Monday, April 9, 2012

The Casket Flag



I receive inquiries about casket flags for law enforcement funerals on a regular basis. They have included such questions as:

·        Can a casket flag be used for an officer who committed suicide?
·        Does an officer have to be a veteran to have a casket flag?
·        Can a casket flag be used for retirees?
·        Can there be more than one casket flag folded and presented?
·        Can a casket flag be used for a canine?

These questions were related to a variety of circumstances, including officers’ deaths from illness, accident or suicide and officers killed in the line-of-duty. I will share my responses to these inquiries in this blog and add some additional personal thoughts.

There have been times when an active or retired officer has been involved in criminal activity that contributed to their death. In one situation, an officer was involved in a felony hit and run and when the investigators came to his home to confront him, he committed suicide. Another off-duty officer was trying to flee a vice prostitution sting and died in a traffic collision. Another officer was working an unauthorized off-duty security job as a body guard and drew his weapon and committed an ADW against a citizen, not knowing that the citizen was an undercover officer, who drew his weapon and fired, killing the body guard. Yet another officer was on-duty and was being arrested by investigators when he resisted and drew his weapon, resulting in his being shot by an investigator.

Whenever an active or retired officer’s death results from them being investigated for criminal activity or is the result of their participation in criminal activity, the agency should not provide an honors ceremony at the funeral. This includes having a casket flag, the folding, and presentation.

I use this criminal activity introduction to describe casket flags for suicides. Officers who commit suicide, without any criminal activity involved, do not commit a crime. Therefore, there is neither a protocol to restrict the use of a casket flag nor is there any protocol recommending it. It is the chief’s decision.

Since the draping of the casket with the National flag is a military tradition that began during the Napoleonic Wars (1796-1815) and is a common sight in our military funerals, many people think that it is only for veterans. I have received numerous calls about the appropriateness of having a casket flag for a non-veteran active duty or retired officer. I even had an inquiry because a funeral director advised that a casket flag was not appropriate for a line-of-duty death because the officer was not a veteran. A casket flag is appropriate for all active duty officers, especially those killed in the line-of-duty, and all honorably retired officers.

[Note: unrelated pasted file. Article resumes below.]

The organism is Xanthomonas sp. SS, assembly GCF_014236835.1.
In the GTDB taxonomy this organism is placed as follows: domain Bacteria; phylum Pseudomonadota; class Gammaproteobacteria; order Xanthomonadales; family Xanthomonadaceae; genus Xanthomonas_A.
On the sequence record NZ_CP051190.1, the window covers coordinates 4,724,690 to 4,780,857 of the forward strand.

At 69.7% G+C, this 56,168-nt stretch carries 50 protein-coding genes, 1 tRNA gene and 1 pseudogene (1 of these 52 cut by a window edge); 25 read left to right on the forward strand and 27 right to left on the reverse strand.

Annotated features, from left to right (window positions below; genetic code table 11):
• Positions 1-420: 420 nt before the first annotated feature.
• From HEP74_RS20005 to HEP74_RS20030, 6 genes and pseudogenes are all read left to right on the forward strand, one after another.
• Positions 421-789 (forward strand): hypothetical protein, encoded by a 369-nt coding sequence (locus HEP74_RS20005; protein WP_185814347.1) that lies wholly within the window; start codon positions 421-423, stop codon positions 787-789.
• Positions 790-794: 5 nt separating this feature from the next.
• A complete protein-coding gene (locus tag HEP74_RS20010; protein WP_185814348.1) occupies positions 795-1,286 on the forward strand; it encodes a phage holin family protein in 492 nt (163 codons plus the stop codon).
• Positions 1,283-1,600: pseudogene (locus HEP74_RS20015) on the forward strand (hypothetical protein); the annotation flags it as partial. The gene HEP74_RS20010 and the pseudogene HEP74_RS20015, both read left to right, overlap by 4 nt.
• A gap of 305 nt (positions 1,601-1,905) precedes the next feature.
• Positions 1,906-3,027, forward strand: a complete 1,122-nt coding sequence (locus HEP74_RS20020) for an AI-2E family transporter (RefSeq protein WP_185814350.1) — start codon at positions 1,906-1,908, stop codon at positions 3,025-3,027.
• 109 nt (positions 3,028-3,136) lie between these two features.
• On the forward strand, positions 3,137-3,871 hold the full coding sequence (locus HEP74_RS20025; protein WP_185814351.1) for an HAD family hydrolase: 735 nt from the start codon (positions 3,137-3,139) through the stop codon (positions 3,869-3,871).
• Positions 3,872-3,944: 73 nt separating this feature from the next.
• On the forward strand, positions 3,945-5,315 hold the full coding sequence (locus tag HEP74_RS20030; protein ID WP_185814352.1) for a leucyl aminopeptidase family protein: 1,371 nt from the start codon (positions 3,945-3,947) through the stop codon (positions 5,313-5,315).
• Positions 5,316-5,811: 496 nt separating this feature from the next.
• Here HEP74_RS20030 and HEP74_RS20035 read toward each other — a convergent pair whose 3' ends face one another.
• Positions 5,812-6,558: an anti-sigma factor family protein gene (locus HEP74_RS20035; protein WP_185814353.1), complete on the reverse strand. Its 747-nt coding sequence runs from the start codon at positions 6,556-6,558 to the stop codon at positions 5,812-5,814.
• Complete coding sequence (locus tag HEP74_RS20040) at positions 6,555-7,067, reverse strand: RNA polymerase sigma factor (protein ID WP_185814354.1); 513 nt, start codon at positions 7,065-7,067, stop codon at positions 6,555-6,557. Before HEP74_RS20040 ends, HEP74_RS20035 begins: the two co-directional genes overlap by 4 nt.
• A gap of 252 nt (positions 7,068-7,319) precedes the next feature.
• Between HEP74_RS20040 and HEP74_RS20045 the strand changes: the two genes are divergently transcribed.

Can a casket flag be used for retirees? Yes! Again, it is at the chief’s discretion.

There is one casket flag per casket and therefore only one flag to be folded and presented to the surviving family. Additional National flags can be presented to various family members and these flags should be pre-folded. I attended a funeral where the family insisted on having the casket covered twice and two flags folded and presented to two different family members. The family’s wishes were honored, because it’s ultimately the chief’s decision.

The United States Flag Code is a guideline, not a law. There are few, if any, absolutes. Many of the sections say “Should …” rather than “Shall …” Funeral coordinators should try to adhere to the code but there may be times when a modification may be needed to accommodate the wishes of the family or agency. Dignity and respect are the key considerations.

The flag code says that flags should not be carried horizontally. I was managing a service with an honors ceremony inside the church and there was no casket, the officer was cremated. The honor guard, made up of his co-workers, wanted to carry the flag down the center aisle horizontally rather then vertically and then proceed to fold it and present it. The ceremony was done with dignity and respect and went very well.

A casket flag is a special flag. It is 5 x9 ½ feet, cotton, with embroidered stars. It is never silk screened.

A controversial flag issue I get inquiries about is the appropriateness of having a casket flag cover the casket of a canine, especially one killed in the line of duty. I am not aware of any protocol that recommends or discourages the use of a national flag as a canine casket flag. The U.S. Flag Code refers to U.S. citizens, veterans, highly regarded state and national figures but makes no mention of canines.